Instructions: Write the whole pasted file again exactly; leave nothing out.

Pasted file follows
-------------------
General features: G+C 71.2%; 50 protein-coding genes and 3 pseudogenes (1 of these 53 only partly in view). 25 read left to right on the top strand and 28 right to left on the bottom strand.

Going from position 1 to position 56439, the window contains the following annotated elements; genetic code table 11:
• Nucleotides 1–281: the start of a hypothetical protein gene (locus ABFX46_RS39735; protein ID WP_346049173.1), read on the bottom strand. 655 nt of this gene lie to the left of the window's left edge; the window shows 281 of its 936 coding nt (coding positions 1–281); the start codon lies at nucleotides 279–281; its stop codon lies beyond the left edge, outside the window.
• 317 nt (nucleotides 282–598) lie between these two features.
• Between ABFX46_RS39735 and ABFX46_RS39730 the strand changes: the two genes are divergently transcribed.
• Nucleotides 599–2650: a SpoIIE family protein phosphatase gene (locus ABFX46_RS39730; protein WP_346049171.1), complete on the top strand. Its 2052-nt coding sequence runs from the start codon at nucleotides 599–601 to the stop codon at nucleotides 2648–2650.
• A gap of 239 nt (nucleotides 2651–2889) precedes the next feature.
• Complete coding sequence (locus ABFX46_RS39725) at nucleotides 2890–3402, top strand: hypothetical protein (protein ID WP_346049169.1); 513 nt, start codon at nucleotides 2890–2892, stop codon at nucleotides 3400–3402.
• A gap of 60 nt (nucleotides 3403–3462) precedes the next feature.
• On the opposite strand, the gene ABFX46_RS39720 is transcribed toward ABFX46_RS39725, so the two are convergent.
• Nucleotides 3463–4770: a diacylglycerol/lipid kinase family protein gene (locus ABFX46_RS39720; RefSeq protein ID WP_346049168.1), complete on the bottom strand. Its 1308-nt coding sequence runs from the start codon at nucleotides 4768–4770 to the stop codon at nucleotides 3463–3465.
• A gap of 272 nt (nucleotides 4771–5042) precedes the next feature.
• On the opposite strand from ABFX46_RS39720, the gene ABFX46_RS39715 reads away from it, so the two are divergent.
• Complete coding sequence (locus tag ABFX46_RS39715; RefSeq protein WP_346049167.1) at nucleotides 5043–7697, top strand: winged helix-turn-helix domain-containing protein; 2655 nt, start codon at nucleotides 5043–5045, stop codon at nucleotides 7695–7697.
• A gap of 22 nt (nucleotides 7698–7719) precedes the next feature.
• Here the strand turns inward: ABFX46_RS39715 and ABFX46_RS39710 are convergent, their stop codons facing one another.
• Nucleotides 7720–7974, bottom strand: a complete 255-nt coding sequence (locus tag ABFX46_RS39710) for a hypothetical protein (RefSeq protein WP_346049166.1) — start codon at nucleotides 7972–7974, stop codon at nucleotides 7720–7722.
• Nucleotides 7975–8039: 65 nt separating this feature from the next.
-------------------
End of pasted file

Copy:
General features: G+C 71.2%; 50 protein-coding genes and 3 pseudogenes (1 of these 53 only partly in view). 25 read left to right on the top strand and 28 right to left on the bottom strand.

Going from position 1 to position 56439, the window contains the following annotated elements; genetic code table 11:
• Nucleotides 1–281: the start of a hypothetical protein gene (locus ABFX46_RS39735; protein ID WP_346049173.1), read on the bottom strand. 655 nt of this gene lie to the left of the window's left edge; the window shows 281 of its 936 coding nt (coding positions 1–281); the start codon lies at nucleotides 279–281; its stop codon lies beyond the left edge, outside the window.
• 317 nt (nucleotides 282–598) lie between these two features.
• Between ABFX46_RS39735 and ABFX46_RS39730 the strand changes: the two genes are divergently transcribed.
• Nucleotides 599–2650: a SpoIIE family protein phosphatase gene (locus ABFX46_RS39730; protein WP_346049171.1), complete on the top strand. Its 2052-nt coding sequence runs from the start codon at nucleotides 599–601 to the stop codon at nucleotides 2648–2650.
• A gap of 239 nt (nucleotides 2651–2889) precedes the next feature.
• Complete coding sequence (locus ABFX46_RS39725) at nucleotides 2890–3402, top strand: hypothetical protein (protein ID WP_346049169.1); 513 nt, start codon at nucleotides 2890–2892, stop codon at nucleotides 3400–3402.
• A gap of 60 nt (nucleotides 3403–3462) precedes the next feature.
• On the opposite strand, the gene ABFX46_RS39720 is transcribed toward ABFX46_RS39725, so the two are convergent.
• Nucleotides 3463–4770: a diacylglycerol/lipid kinase family protein gene (locus ABFX46_RS39720; RefSeq protein ID WP_346049168.1), complete on the bottom strand. Its 1308-nt coding sequence runs from the start codon at nucleotides 4768–4770 to the stop codon at nucleotides 3463–3465.
• A gap of 272 nt (nucleotides 4771–5042) precedes the next feature.
• On the opposite strand from ABFX46_RS39720, the gene ABFX46_RS39715 reads away from it, so the two are divergent.
• Complete coding sequence (locus tag ABFX46_RS39715; RefSeq protein WP_346049167.1) at nucleotides 5043–7697, top strand: winged helix-turn-helix domain-containing protein; 2655 nt, start codon at nucleotides 5043–5045, stop codon at nucleotides 7695–7697.
• A gap of 22 nt (nucleotides 7698–7719) precedes the next feature.
• Here the strand turns inward: ABFX46_RS39715 and ABFX46_RS39710 are convergent, their stop codons facing one another.
• Nucleotides 7720–7974, bottom strand: a complete 255-nt coding sequence (locus tag ABFX46_RS39710) for a hypothetical protein (RefSeq protein WP_346049166.1) — start codon at nucleotides 7972–7974, stop codon at nucleotides 7720–7722.
• Nucleotides 7975–8039: 65 nt separating this feature from the next.